Adelaide (Addie) was born premature, at 26 weeks, and had a severe brain bleed within her first week of life. She was later diagnosed with cerebral palsy and a seizure disorder. The need: Addie is wheelchair dependent and a handicap accessible van would allow our family to continue going out in the community together and help Addie get to/from her medical appointments and therapies safely. Read her amazing story as told by her mom:

“Our family has grown rapidly in the last six years…we are a busy family of six, including an almost 8-year-old, two 6-year-olds, and a 5-year-old. In 2012, they adopted their eldest son, Stevie, through the foster care system. The week after we finalized his adoption, we received a shocking call from the state. His biological mother had just given birth to twins. They were born premature at 26 weeks and weighed less than 4 pounds combined. They had no names and their future was uncertain. We started visiting these tiny humans in the NICU. “Baby girl” was bigger than her brother, as she weighed a fierce 2 lbs., 1 oz. Sadly, she had a severe brain bleed within the first week of life, which resulted in hydrocephalus and the need for a shunt. Thankfully, she proved to be a FIGHTER. In December 2012, while the twins were still in the hospital, we found out I was pregnant. We had tried for years, so the timing was interesting to say the least. In January 2013, we got to bring the twins home as foster placements. We were so nervous, as Stevie was not quite two, “baby boy” was on oxygen, “baby girl” had a scary incision on her head, and I was pregnant. By God’s grace the kids thrived and we, the parents, somehow survived. In May 2013, we were blessed by finalizing the twins’ adoptions. They officially had the names they so deserved, Drake Joseph McDonald and Adelaide (Addie) Harper McDonald. Then little sister, Piper Quinn, joined the crew in August. Shortly after Piper was born, Addie started having infantile spasms, a type of seizure disorder. This was so heartbreaking, because she had already been through so much.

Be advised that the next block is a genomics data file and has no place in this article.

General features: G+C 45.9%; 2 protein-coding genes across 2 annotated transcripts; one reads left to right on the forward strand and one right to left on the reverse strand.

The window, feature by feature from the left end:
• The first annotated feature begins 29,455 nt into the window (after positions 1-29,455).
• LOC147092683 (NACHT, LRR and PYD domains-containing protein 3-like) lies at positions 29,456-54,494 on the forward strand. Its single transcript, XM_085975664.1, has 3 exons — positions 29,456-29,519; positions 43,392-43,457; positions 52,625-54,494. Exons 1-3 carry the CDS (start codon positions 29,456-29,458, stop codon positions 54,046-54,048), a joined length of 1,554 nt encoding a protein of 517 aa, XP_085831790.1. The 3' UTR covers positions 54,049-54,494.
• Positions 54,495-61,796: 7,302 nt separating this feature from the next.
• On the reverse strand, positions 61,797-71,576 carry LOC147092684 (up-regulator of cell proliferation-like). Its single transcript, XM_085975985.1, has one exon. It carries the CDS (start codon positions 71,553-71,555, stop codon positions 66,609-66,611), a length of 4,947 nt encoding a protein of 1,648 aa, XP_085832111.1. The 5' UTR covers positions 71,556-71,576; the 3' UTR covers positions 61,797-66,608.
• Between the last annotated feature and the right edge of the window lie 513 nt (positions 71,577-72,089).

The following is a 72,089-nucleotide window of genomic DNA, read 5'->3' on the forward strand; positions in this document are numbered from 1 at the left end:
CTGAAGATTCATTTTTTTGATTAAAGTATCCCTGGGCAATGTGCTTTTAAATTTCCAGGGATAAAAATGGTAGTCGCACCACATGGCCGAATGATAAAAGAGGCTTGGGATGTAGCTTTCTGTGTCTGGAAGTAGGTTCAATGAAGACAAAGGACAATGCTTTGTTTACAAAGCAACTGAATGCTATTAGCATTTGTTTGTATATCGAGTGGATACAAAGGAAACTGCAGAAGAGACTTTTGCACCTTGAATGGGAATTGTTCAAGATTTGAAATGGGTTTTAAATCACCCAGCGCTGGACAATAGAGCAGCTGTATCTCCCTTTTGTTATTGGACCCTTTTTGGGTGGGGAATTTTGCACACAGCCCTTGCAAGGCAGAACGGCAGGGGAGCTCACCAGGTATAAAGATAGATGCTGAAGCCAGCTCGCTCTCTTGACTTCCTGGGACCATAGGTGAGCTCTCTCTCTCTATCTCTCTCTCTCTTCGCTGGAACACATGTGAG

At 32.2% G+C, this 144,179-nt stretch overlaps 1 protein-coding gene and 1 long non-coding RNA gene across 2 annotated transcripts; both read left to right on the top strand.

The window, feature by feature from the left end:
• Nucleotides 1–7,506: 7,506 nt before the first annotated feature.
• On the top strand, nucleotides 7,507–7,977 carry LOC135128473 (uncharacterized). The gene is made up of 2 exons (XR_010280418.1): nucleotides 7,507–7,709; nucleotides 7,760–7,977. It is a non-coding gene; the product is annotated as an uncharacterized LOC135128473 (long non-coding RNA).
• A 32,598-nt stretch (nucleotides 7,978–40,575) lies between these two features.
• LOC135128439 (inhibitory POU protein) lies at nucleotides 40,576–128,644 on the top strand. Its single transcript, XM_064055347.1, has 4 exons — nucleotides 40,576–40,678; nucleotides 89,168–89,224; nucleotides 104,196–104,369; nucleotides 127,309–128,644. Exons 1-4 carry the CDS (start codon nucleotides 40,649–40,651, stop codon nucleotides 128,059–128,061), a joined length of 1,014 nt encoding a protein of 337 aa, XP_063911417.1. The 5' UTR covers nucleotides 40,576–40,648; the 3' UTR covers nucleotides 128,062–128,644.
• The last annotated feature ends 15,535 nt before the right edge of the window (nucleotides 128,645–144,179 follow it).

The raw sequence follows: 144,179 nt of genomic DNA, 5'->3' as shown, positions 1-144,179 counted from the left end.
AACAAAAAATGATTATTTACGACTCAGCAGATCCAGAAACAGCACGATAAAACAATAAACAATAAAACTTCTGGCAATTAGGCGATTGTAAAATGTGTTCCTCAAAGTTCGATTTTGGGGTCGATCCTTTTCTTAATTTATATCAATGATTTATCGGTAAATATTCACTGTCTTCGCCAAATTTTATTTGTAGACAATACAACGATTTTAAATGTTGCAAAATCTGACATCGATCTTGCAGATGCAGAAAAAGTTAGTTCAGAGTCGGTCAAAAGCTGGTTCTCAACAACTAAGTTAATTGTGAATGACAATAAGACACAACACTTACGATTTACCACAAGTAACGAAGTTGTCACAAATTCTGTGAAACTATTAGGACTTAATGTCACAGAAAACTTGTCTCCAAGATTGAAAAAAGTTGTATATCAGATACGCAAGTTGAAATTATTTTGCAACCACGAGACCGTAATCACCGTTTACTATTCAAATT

The next few months and years were a whirlwind. Addie has had 15+ surgeries in her six years of life. She was diagnosed with cerebral palsy and is wheelchair dependent. Despite these difficulties, she is the happiest little girl and so loved by her family (and everyone else who meets her). She is mostly non-verbal, but still more funny and ornery than you can imagine. Addie is a JOY and continues to amaze as she progresses and learns new things. However, as she continues to grow, we face new challenges. This girl that could once be held in one hand, is getting harder to lift safely. We are in the process of adapting our home and could use help raising money for a handicap accessible van. The cost of adapting a vehicle is expensive and not covered by insurance. Having a van like this will allow us to continue going to community activities as a family and to get Addie to/from her appointments and therapies safely. I have gone part-time at my job, in order to take Addie to her many appointments and be with her and the other kids before/after school. This loss of income has been hard, due to our already tight budget and financial obligations. We currently cannot afford to convert a van on our own. Any help will be so appreciated!”

Addie’s family has an abundance of love and is so dedicated to their kiddos and the special needs they face. Their optimism is so impressive and Variety KC partners were eager to help them! If you’re moved to help Addie’s family and others like them – please donate today – www.varietykc.org/donate/